The science is in. Our food system's continued reliance on pesticides is putting children's health at risk. Kids across the country are exposed in various ways, but those who grow up in agricultural areas often face a "double dose" of pesticides from nearby fields. Rural children are — quite literally — on the frontlines of pesticide exposure.
These are the key findings of our Kids on the Frontline report, released today in communities across the country. Our roundup of recent science powerfully underscores both the scope of the problem we collectively face, and the urgent need for change.
Ever stronger science
Back in 2012, I worked with our scientists here at PAN to produce A Generation in Jeopardy. We reviewed more than 200 studies examining the links between pesticide exposures and childhood health harms. We found that, yes, science indicates that pesticides are undermining children's health.
That report caught the attention of both state and federal policymakers, and was reinforced by a statement on the dangers of pesticides to children from the American Academy of Pediatrics later that year. But the pace of policy change is painstakingly slow. And those who benefit most from continued use of pesticides go to bat — with deep pockets — to keep things as they are.
Meanwhile, the case for real food system change just keeps getting stronger. For this new report, we looked at the most recent studies, focusing in on how children in rural, agricultural communities are exposed and affected. Once again, the science clearly indicates increased risk — with strong connections to childhood cancers and neurodevelopmental harms.
Childhood cancer risk is up
Scientists have long understood that kids are more vulnerable than adults to the harms of pesticide exposure. From the brain to the immune system to reproductive organs, the body’s systems are developing quickly throughout childhood. Interference from pesticides at critical moments — even at very low levels — can derail the process in damaging ways.
This includes increasing the risk of cancer. Studies indicate that pesticide exposure in the womb or exposure of either the mother or the father before conception can increase childhood cancer risk. Living in rural agricultural areas can up the risk of childhood leukemia.
According to the Centers for Disease Control and Prevention, leukemia and brain tumors are the most common — and fastest rising — types of cancer among children, up between 40 and 50 percent since 1975. The science connecting pesticide exposure to higher risk of these two cancers is particularly strong.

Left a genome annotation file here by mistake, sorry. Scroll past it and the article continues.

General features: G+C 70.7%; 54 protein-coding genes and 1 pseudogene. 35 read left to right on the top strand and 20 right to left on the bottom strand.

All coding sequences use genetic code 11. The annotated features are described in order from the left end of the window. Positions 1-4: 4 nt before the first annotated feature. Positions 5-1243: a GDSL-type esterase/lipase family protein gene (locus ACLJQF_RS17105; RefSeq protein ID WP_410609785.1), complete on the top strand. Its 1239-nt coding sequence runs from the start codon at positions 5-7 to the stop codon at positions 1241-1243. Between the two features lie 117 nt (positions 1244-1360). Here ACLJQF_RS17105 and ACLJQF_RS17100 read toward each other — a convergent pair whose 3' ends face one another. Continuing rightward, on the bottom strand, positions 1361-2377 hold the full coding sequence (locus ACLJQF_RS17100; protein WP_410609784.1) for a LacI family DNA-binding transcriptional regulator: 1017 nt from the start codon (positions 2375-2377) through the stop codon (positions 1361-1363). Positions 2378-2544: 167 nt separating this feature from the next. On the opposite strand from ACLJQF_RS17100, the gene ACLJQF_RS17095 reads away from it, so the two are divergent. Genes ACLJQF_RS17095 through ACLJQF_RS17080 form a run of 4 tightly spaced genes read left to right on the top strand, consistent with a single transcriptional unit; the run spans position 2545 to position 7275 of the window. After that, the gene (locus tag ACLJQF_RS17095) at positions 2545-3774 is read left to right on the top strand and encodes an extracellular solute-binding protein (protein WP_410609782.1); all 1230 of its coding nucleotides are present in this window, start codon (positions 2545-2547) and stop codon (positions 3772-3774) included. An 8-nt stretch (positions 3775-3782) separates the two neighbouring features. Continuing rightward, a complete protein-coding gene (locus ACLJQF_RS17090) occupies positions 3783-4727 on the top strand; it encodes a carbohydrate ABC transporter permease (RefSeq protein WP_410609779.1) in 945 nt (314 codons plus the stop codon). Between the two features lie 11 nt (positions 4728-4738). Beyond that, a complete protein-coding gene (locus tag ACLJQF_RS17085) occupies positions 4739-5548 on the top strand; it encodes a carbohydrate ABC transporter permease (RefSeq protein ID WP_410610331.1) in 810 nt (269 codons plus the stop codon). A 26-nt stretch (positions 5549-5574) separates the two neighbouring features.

Altered brain development
Then there's the science linking pesticides to neurodevelopmental harms. Research shows that even extremely low levels of exposure to a range of common pesticides — especially in the womb and early childhood years — can increase the risk of developmental disorders and delays.
Some 15 percent of all U.S. children — one of every six — now have one or more developmental disabilities.
In one study highlighted in Kids on the Frontline, scientists reviewed more than two dozen studies published between 2002 and 2012 exploring the impact of pesticide exposure on children’s developing nervous system. They found that “all but one of the 27 studies evaluated showed some negative effect of pesticides on neurobehavioral development.” Impacts ranged from reduced IQ levels and motor skills, to developmental disorders like ADHD and Autism Spectrum Disorder (ASD).
We can do better
The science linking pesticides with children's health harms was already strong back in 2012, and it just keeps getting stronger. How much more evidence do we need? Here at PAN we believe it's time to build a system of food and farming that supports children's health, rather than putting them at risk.
Here are some of the concrete steps we recommend in Kids on the Frontline:
Reduce overall pesticide use: Policymakers need to set an ambitious national use reduction goal for agricultural pesticides. Once this goal is in place, officials at all levels should implement strong policies and programs to reach the goal — including accessible use reporting systems to track progress.
Protect children first: Our national use reduction goals should prioritize action on those pesticides most harmful to children. In addition, protective pesticide-free buffer zones should be established around schools and daycare centers in rural communities across the country.
Invest in healthy, innovative farming: It's time to provide significant and meaningful incentives and recognition for farmers stepping off the pesticide treadmill, and prioritize investment in healthy, sustainable and resilient farming practices.